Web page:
The second argument is that the little that the righteous person has is better than the abundance of the wicked. This suggests that people can, to a degree, control their fate by their attitude. It is possible to find contentment in little, and abundance is no guarantee of happiness. This hardly amounts to a solution to the problem of poverty, but it is a way of making the best of a situation. Notably, the Psalmist tells the reader to “refrain from anger,” because it only leads to evil (verse 8). This attitude is very different from that of the prophets, who saw a place for righteous anger. It is very much in accordance with the conservative mentality of the wisdom tradition.
Psalm 73 is exceptional in the Psalter insofar as it admits the problem:
I saw the prosperity of the wicked.
They have no pain; their bodies are sound and sleek.
They are not in trouble as others are,
They are not plagued like other people. (Psalm 73:3-5)
They are also characterized by their disregard for God: “They ask, how can God know? Is there knowledge in the Most High?” (Psalm 73:11). Consequently, the Psalmist was embittered, and “like a brute beast.” He claims to have overcome his doubts when: “I went into the sanctuary of God; then I perceived their end.”
In part, at least, his transformation is a matter of trust in the presence of God:
I am continually with you; you hold my right hand,
you guide me with your counsel (Psalm 73:23-24).
He even expresses the hope, atypical of the Psalms, that “afterward you will receive me in glory.” It is not that he actually witnesses the discomfiture of the wicked, but the aggravation of their apparent success is outweighed by the satisfaction that comes from the presence of God:
For me it is good to be near God;
I have made the Lord God my refuge (Psalm 73:28).
The Torah, the Law
Some of the other wisdom psalms are less concerned with retribution and are meditations on the torah of the Lord, in the spirit of Psalm 1. Psalms 19 and 119 refer specifically to precepts and commandments, and so it is likely that in these cases the torah of the Lord is the Torah of Moses. Nonetheless, these psalms are not concerned with the details of the commandments, but rather with the idea of Torah, which is comparable to the idea of Wisdom.
The older Hebrew wisdom tradition in Proverbs, Job, and Ecclesiastes paid no explicit attention to the Torah of Moses. This changed in the second century BCE. Ben Sira (Sirach), chapter 24, is a long poem singing the praises of Wisdom, personified as a female, in the tradition of Proverbs chapter 8. Unlike Proverbs, however, Ben Sira says that Wisdom found a home in Jerusalem in the Jewish tradition. It goes on to say: “all this is the book of the covenant of the Most High God, the law that Moses commanded us as an inheritance for the congregations of Jacob” (Sir 24:23).
The Book of Ben Sira remains a wisdom book nonetheless, in the tradition of Proverbs. It does not engage in systematic exegesis of the Torah of Moses. The identification of Wisdom and Torah in chapter 24 is an acknowledgement of the importance of the Torah, and of the fact that wisdom can also be found in the Torah of Moses. To a great degree, however, this acknowledgement is iconic, in the sense that it reveres the Torah without examining it in any detail. This is similar to the attitude to the Torah that we find in Psalms 19 and 119.
It is significant that Psalm 19 does not begin with the history of Israel, but with an appeal to nature:
The heavens are telling the glory of God
And the firmament proclaims his handiwork (Psalm 19:1).
The recourse to nature as the revelation of God is typical of the hymns of the Psalter (see especially Psalm 8). When the law of the Lord is introduced in verse 7, one thinks initially of the law of nature, and indeed the implication is that the law of nature and the law of Moses are one and the same, a point made explicitly by the Jewish philosopher Philo of Alexandria, who lived in the time of Christ. (See the beginning of his treatise “On the creation of the world”). The remainder of the psalm speaks of the law in rather general terms. It is perfect, sure, right, clear, pure. At no point, however, does the Psalmist stop to consider what the law of the Lord actually requires.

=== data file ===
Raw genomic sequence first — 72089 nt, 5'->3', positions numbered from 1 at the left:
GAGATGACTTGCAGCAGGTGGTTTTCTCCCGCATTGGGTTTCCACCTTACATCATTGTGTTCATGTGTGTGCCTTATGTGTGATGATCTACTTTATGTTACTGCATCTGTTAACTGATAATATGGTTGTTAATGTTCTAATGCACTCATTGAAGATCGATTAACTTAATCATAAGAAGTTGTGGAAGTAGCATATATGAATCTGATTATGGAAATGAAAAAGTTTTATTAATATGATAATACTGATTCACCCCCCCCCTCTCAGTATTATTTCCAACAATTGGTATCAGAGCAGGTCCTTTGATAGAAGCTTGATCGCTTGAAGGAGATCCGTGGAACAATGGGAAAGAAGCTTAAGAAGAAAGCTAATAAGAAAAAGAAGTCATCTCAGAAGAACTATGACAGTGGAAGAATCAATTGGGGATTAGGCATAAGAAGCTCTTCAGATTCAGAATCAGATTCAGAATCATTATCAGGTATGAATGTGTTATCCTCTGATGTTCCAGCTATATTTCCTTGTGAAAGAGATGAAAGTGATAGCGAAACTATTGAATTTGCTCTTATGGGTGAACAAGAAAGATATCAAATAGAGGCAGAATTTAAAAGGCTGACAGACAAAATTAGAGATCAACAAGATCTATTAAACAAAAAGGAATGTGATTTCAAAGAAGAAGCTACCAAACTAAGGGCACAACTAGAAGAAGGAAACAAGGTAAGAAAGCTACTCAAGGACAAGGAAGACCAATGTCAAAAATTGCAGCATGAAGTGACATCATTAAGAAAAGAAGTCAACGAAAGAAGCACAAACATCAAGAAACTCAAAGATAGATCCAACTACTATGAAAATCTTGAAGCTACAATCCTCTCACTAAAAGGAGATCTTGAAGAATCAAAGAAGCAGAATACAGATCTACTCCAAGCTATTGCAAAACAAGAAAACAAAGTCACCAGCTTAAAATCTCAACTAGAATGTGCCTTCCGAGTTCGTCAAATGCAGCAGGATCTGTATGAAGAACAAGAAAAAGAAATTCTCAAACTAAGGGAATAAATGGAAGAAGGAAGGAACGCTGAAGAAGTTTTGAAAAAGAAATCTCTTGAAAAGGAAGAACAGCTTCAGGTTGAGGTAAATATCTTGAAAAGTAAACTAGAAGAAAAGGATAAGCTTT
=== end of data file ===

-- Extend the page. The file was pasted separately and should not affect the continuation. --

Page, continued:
This iconic veneration of the Torah/Law continues in Psalm 119, the longest psalm in the Psalter at 176 verses. The Psalmist protests:
I find my delight in your commandments, because I love them.
I revere your commandments, which I love, and I will meditate on your statutes (vs. 48).
But he never cites the details of any of these commandments. Rather, he keeps mentioning the law as a kind of mantra. It symbolizes a way of life. It is “a lamp to my feet and a light to my path” (Psalm 119:105). But the details need not concern us in this context.
Wisdom and Generosity
Psalm 112 is exceptional in associating the wise with a particular virtue, in this case generosity. The psalm accords with the usual assumption that wealth and riches are in the houses of the righteous. But that is not an end in itself. Rather, the righteous:
Rise in the darkness as a light for the upright
They are gracious, merciful, and righteous.
It is well with those who deal generously and lend,
Who conduct their affairs with justice (Psalm 112:4-5).
In late Second Temple Judaism, the Hebrew word for justice, tsedakah, came to mean “almsgiving.” Psalm 112 is in accordance with this association of justice and almsgiving, and that is probably an indication of a late date.
Psalm 128 also places the emphasis on the fruits of wisdom. In this case the Psalmist speaks of “the fear of the Lord,” which is said to be the beginning of wisdom in Prov 9:19. The fear of the Lord means a religious attitude, whereby one acknowledges one’s dependence on a higher power. Psalm 128 speaks of the blessings that follow from the fear of the Lord not in terms of wealth but rather in terms of family: your children will be like olive shoots around your table, and you will see your children’s children.
The Use of Wisdom Psalms
The wisdom psalms differ from other parts of the Psalter, insofar as they were not designed for cultic use. They are rather didactic material, and they give the Psalter a didactic character. At the same time, they make the point that study is a form of worship, and they testify to the growing importance of the Torah for Jewish religious life.